While working towards the harmonisation of law in the EU, the Hungarian government also proposed an amendment to the Labor Code that makes it easier for employers to lay off workers with a newly-acquired disability.
The main purpose of the new amendments is for the Labor Code to comply with the EU guidelines. Some of the motions, however, have nothing to do with the Work-Life Balance Directive while some of the related articles will have a rather negative effect on the workers – writes telex.hu
One of the severely criticised amendments concern workers with medical incapacity. According to the current law in practice, employees who are no longer able to perform their duties due to disability are either assigned new tasks or are discharged with severance pay. If the motions are passed, employees could remain technically employed while on unpaid leave. This will not leave much choice for the workers but to resign without getting severance pay.
Another crucial part of the alterations of the law concerns paid paternity leave. The EU Work-Life Balance Directive states that 10 days of paid paternity leave is the bare minimum that governments must provide, which is 5 days more than what fathers have the right to in Hungary. The compensation rate equals to the rate of sick leaves, which is 70 percent in Hungary. However, the government decided that they would pay 100 percent in the first 5 days, but only 40 percent in the remaining 5 days, resulting in an average of 70 percent. According to MASZSZ (Hungarian Trade Union Confederation), the goal of the government is to dissuade fathers from taking the second half of their paid leave. MASZSZ believes that paternity leave should cover a rate of 100 percent and it should be at least 15 days.
On a related note, the directive also states that parents of a child 8 years old or less have the right to four months of unpaid parental leave per year. However, the motion set by the government only talks about 44 days of parental leave, far off from the 60 work days that would make up the four months.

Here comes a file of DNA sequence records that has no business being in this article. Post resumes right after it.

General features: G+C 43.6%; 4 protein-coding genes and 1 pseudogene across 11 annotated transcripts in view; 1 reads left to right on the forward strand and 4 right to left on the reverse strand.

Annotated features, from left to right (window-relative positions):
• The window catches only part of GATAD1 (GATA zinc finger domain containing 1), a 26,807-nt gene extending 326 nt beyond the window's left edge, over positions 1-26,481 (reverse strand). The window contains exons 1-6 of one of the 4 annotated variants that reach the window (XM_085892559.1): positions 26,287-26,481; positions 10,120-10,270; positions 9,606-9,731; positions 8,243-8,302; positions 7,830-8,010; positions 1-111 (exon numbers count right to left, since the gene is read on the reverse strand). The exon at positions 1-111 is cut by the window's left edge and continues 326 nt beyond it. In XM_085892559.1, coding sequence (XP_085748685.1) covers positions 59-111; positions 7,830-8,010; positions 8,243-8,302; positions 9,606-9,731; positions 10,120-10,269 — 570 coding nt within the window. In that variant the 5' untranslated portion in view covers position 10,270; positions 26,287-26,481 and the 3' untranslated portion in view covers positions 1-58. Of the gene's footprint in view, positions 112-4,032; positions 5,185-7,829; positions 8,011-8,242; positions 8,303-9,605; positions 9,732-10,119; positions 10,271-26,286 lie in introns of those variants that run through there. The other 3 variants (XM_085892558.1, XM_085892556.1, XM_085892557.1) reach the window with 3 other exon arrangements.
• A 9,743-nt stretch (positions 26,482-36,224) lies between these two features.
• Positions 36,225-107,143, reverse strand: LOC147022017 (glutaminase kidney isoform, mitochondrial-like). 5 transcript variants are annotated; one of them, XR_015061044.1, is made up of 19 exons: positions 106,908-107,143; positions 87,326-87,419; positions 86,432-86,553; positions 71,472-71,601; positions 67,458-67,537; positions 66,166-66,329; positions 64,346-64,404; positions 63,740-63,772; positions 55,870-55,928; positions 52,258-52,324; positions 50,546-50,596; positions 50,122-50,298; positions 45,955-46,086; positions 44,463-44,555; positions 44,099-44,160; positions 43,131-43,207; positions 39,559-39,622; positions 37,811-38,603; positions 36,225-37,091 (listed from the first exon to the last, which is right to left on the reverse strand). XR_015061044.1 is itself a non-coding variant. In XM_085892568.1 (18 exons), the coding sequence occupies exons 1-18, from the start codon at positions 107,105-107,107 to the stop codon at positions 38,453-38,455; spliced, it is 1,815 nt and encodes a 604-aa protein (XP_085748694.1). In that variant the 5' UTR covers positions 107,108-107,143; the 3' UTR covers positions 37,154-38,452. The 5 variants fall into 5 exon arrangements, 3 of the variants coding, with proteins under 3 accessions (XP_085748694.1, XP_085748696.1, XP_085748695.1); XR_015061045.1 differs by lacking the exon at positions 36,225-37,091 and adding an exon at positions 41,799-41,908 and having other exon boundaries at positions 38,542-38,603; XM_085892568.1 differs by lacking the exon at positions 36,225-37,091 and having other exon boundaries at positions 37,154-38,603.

Workers will also have less freedom in choosing when they wish to have a day off. The 7 days that employees are entitled to choose can be overruled by the employer under „exceptionally important economic interest or when the operation is at direct risk”. What counts as such is not really well-defined, which might serve as a loophole for employers.
According to MASZSZ, the modifications about what counts as on-site work will add another layer of uncertainty that is harmful to workers: the term „normal place of work” is planned to be replaced by „normal place of work for the position”. It may happen that journeys will be included in the normal place of work for certain duties.
A deadline for schedule changes in collective labour agreements is also included in the amendments, and it is set to be 48 hours. However, MASZSZ reckons it is too short, reasoning that it restricts employers. Besides, it is not beneficial for the employees either since they have to accommodate changes in their schedule on extremely short notice.
Author: Gyula Szabó
Source: 24.hu, telex.hu, ec.europa.eu, szakszervezet.net